World Social Work Day

21 Mar 2023

World Social Work Day is a time to celebrate the profession and promote the great work social workers do for people within our communities who are often struggling and stigmatised. In honour of this year's Social Worker Day, we talked to Turning Point Social Worker, Piritta Murfett.

Piritta Murfett

Rewarding work

Being a social worker has always appealed to Piritta, as it allows her to work with the most vulnerable groups in society.

“When I was young, I really wanted to work with children…and I also wanted to work with vulnerable people, so I thought social work would be a good mix,” she said.

Whilst studying at Monash University, Piritta worked as a Telephone Online Services (TOLS) counsellor at Turning Point. After graduating in 2008, she became a social worker and has been at Turning Point ever since. Piritta also worked in child protection for nine years.

Although there are many challenges that come with the job, Piritta has enjoyed her 15 year career as a social worker.

“Social workers work with groups of people who are disenfranchised and need support. We work with them to put in place structures that support them to manage their life. As social workers we undertake many roles, but I really enjoy the social justice and advocacy aspect of it.”

Gaining specialised knowledge in the AOD sector

Working at Turning Point has allowed Piritta to gain specialised knowledge in the AOD sector and be involved in changing the system to help support those with addiction.

“I have enjoyed working at Turning Point for so long because the work we do aligns with my values. Also Turning Point does not just provide treatment, we also do research, education and advocacy and being a part of that is great.”

Recently, Piritta has been working with students who are completing their social work placement and has found providing them with specialised knowledge very rewarding.

“As a social worker you learn snippets from different sectors because you might work in health, child protection, AOD, or mental health. It isn’t until you get a job that you gain that specialised knowledge. So, gaining that specialised knowledge when you study it is really important because it makes the adjustment from student to social worker smoother.”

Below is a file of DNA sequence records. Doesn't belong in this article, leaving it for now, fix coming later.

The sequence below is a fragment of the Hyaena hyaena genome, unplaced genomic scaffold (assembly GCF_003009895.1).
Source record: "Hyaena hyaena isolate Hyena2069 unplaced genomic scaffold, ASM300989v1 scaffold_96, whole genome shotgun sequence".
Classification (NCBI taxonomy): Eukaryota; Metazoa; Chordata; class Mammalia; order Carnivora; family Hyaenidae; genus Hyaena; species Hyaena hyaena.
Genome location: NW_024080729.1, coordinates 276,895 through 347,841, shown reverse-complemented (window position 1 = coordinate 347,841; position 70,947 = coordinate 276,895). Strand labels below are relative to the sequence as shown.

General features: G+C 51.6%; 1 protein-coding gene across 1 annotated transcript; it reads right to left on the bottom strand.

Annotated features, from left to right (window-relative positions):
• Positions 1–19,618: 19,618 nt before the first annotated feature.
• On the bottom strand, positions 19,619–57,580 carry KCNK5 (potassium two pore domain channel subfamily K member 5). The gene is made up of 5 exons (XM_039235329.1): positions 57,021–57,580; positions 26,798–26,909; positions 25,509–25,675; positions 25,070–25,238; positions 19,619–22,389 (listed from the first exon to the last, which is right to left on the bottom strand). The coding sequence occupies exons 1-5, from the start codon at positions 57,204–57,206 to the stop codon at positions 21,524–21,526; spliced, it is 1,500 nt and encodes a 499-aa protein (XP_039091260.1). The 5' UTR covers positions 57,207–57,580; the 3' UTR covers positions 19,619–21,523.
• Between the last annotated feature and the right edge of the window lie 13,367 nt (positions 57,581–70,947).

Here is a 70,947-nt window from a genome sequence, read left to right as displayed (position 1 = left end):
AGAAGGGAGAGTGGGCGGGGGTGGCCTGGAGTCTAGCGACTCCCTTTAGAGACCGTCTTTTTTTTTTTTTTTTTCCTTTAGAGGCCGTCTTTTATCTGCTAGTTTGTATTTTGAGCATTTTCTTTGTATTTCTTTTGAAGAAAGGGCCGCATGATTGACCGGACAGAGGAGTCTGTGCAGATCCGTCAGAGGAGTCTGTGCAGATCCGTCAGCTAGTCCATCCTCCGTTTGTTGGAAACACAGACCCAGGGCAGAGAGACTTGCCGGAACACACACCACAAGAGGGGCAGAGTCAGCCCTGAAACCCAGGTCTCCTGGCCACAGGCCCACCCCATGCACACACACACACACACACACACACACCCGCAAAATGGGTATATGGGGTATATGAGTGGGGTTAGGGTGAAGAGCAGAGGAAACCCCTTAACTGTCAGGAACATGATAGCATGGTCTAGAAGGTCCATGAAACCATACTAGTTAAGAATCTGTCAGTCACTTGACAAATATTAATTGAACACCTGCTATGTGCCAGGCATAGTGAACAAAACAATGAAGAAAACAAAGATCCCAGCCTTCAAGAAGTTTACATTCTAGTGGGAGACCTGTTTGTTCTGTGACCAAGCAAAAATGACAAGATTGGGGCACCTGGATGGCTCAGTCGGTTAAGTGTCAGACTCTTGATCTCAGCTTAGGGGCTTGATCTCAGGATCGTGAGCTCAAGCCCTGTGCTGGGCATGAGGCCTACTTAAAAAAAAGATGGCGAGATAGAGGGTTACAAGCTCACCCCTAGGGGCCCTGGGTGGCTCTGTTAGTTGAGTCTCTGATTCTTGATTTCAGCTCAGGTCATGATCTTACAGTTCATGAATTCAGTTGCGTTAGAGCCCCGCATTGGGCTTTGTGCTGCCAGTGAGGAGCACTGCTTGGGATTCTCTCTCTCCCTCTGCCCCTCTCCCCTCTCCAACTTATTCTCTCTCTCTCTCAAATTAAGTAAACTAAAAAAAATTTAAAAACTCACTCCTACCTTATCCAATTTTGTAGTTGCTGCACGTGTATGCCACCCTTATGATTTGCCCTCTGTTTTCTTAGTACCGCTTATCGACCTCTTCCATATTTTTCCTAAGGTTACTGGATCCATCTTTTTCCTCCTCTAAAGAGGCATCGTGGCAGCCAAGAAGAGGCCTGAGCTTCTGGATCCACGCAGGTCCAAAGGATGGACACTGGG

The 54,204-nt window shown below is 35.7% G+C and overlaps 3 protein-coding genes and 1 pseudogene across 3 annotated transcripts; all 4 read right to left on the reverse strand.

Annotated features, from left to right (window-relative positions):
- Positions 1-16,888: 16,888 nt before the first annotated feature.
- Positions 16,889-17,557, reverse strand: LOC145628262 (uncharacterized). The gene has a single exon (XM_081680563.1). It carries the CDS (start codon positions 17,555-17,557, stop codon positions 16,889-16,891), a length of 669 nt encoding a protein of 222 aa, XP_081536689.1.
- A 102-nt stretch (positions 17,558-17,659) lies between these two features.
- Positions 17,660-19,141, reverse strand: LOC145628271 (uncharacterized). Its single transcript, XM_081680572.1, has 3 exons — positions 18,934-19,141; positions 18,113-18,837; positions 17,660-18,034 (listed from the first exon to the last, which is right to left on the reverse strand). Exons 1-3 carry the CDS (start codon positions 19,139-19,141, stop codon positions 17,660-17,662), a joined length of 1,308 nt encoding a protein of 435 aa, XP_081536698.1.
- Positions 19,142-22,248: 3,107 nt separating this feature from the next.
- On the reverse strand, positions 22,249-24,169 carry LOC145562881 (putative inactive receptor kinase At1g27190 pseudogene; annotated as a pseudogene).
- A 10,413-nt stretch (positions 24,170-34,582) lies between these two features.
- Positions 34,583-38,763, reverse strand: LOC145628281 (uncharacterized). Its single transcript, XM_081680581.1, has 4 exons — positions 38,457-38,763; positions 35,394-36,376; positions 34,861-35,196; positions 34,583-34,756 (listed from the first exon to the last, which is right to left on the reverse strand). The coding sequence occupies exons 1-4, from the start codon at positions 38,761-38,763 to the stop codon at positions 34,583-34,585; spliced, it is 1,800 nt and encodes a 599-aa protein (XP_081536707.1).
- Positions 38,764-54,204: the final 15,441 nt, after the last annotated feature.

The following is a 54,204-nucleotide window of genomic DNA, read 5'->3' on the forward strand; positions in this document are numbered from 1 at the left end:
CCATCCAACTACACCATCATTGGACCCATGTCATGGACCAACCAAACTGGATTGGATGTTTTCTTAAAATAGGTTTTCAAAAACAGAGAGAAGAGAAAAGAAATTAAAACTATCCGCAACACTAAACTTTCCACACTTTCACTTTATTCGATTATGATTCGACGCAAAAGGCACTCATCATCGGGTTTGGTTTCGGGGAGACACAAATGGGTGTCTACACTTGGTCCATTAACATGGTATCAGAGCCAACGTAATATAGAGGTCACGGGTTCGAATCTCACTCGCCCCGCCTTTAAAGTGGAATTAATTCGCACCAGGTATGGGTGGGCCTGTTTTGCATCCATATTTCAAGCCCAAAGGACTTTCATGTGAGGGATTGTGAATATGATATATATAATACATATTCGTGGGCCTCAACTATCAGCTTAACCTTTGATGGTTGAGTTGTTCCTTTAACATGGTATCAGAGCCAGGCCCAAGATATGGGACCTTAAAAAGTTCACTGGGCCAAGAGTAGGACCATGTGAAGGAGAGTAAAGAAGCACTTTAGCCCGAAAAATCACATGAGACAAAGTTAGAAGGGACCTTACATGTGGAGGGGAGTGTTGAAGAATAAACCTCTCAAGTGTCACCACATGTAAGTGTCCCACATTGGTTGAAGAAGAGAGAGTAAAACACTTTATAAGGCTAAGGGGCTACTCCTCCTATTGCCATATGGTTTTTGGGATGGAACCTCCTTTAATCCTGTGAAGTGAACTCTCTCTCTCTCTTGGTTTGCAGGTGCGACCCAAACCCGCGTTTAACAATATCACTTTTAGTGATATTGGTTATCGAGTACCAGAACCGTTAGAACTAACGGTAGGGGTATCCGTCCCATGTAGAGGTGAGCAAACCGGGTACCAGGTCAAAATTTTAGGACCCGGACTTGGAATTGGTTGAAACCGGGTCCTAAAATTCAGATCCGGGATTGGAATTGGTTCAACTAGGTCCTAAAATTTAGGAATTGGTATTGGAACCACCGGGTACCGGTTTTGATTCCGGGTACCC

“It’s a fantastic opportunity, even for students that go on to work in different fields, because they’ll have transferable skills and will be able to work with clients who may be struggling with addiction and will know where to refer them to.”

The importance of Social Work Day

For Piritta World Social Work Day is a great opportunity to celebrate the profession.

“It is an amazing profession and a much needed one as well, especially now.”

According to Better Health Channel about 35 per cent of Australians with a substance use disorder also experience any mental health disorder.

“It is great to have a large cohort of social workers at Turning Point because one of the biggest challenges with social work is having a large caseload. Usually, we are working with people with complex needs and dual diagnosis so we need more time to work with them.”

Want to work at Turning Point? We currently have several amazing opportunities which you can view here.